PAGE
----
According to Monash University Archaeologist Professor Bruno David, the conditions inside the cave aided with the preservation of the Bogong moth remains.

“It’s a limestone cave which means the temperature is cool and so rather than being acidic, the soils are alkaline — perfect to preserve organic materials,” he said.

The grinding stone tool and the moth remains were examined using a unique method called biochemical staining — a technique not often used around the world.

Microscopic Bogong moth remains were found on a small grindstone that would have been carried by traditional owners during their travels.(Supplied: Richard Fullager)

Some of the residues on the stone were extracted, placed on a microscope slide and stained with a special dye which turned fluorescent, helping scientists to identify the collagen and proteins [crushed-up insect remains] in the hollows of the rock.

The successful discovery has encouraged the team to use the staining method at other excavation sites around Gippsland.

“It’s opened our eyes up to ancient food cultures, how Indigenous people travelled and interacted with different landscapes and country for over 2,000 years — that’s about 80 generations of Gunaikurnai people,” Professor David said.

Collaboration key to uncovering unknown histories and monitoring moths

The cave was first excavated in 1972 without the input of traditional owners, which Mr Mullett and Mr David agreed was counterproductive to telling Indigenous stories.

A team of researchers from Monash University collaborated with the Gunaikurnai community in an effort to intertwine cultural knowledge with science.(Supplied: GLaWAC)

“GLaWAC initiated this project with us because of their unique knowledges of their lands … Aboriginal people know their cultures better than anyone else — that’s why listening and good partnership is so important because it’s not up to us to tell people what to do with their histories,” Professor David said.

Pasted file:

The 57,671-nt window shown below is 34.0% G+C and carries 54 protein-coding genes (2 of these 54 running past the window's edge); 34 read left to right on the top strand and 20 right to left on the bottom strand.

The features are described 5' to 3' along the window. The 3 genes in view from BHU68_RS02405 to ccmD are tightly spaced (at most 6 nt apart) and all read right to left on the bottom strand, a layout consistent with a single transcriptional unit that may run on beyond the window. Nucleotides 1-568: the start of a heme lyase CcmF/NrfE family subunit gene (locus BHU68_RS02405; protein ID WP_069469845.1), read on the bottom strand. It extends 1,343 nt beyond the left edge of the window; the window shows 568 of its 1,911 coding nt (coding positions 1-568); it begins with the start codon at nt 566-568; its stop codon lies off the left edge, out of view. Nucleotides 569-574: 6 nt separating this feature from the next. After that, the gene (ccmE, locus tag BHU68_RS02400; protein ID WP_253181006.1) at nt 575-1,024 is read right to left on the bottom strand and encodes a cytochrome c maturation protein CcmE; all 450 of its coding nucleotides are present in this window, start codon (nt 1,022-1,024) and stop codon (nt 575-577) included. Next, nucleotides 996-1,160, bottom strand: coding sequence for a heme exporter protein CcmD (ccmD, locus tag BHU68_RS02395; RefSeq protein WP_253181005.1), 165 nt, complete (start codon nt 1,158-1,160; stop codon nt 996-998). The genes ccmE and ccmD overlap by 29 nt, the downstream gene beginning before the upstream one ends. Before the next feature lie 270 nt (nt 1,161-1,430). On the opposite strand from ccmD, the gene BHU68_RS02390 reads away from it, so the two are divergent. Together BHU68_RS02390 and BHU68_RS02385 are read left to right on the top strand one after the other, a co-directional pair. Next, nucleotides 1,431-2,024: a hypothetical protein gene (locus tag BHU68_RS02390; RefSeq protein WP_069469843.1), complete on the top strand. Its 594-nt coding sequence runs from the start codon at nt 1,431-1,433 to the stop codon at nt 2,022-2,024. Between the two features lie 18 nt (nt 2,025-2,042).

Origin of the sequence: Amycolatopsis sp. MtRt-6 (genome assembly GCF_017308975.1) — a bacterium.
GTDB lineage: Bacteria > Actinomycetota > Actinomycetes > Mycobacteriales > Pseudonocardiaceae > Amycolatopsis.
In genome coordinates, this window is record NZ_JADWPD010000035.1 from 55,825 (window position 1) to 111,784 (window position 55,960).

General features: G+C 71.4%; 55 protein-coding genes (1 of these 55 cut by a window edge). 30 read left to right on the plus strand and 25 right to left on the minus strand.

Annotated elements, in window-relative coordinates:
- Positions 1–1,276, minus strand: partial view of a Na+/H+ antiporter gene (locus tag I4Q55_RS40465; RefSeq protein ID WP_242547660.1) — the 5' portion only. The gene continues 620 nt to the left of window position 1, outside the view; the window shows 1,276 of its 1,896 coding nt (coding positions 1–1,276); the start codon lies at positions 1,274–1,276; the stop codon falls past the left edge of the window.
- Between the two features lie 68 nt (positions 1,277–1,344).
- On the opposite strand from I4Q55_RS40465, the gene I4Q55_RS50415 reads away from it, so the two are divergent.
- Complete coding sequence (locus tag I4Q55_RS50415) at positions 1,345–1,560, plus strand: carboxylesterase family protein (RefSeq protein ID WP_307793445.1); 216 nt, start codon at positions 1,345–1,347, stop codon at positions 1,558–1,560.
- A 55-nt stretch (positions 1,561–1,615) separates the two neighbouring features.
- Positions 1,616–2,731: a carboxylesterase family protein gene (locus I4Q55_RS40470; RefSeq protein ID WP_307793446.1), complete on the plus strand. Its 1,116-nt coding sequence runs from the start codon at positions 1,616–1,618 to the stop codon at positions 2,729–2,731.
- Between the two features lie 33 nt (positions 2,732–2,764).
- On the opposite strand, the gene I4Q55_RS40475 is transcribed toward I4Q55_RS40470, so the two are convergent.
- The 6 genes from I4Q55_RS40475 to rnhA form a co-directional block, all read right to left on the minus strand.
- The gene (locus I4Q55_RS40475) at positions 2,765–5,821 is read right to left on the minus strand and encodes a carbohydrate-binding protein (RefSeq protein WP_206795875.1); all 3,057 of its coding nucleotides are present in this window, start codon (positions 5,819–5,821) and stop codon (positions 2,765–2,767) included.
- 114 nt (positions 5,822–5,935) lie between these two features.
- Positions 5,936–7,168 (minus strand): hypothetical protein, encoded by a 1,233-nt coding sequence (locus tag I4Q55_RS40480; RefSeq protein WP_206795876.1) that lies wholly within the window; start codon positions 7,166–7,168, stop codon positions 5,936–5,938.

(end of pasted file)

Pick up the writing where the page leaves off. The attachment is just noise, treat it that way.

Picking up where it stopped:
“We often associate foods with different countries like frog legs in France, spaghetti with Italy … so to not have Aboriginal insect food on the archaeological record would be downplaying deep community histories in Australia.

“Food is an expression of culture and Aboriginal people coordinated social gatherings and feasts with the arrival of Bogong moths … these findings are dots along a story line, connecting past with the present.”

But present-day figures have seen a dramatic drop in Bogong moth numbers around alpine areas from around 8.8 billion to just a few individuals in 2017 according to Landcare Australia.

Professor David said a range of contributing factors were at play.

“Pollution containing pesticides has become a problem, low rainfall and drought during winter, but also lights in the city, tend to disorientate the moths [because they migrate at night time] and it causes them to lose their way,” he said.

Victorians have been encouraged to report sightings of Bogong moths on the Zoos Victoria website as part of its citizen science Moth Tracker initiative.

The information gathered will provide data to experts about population numbers, locations and migration timing in a bid to help bridge knowledge gaps about the native insect.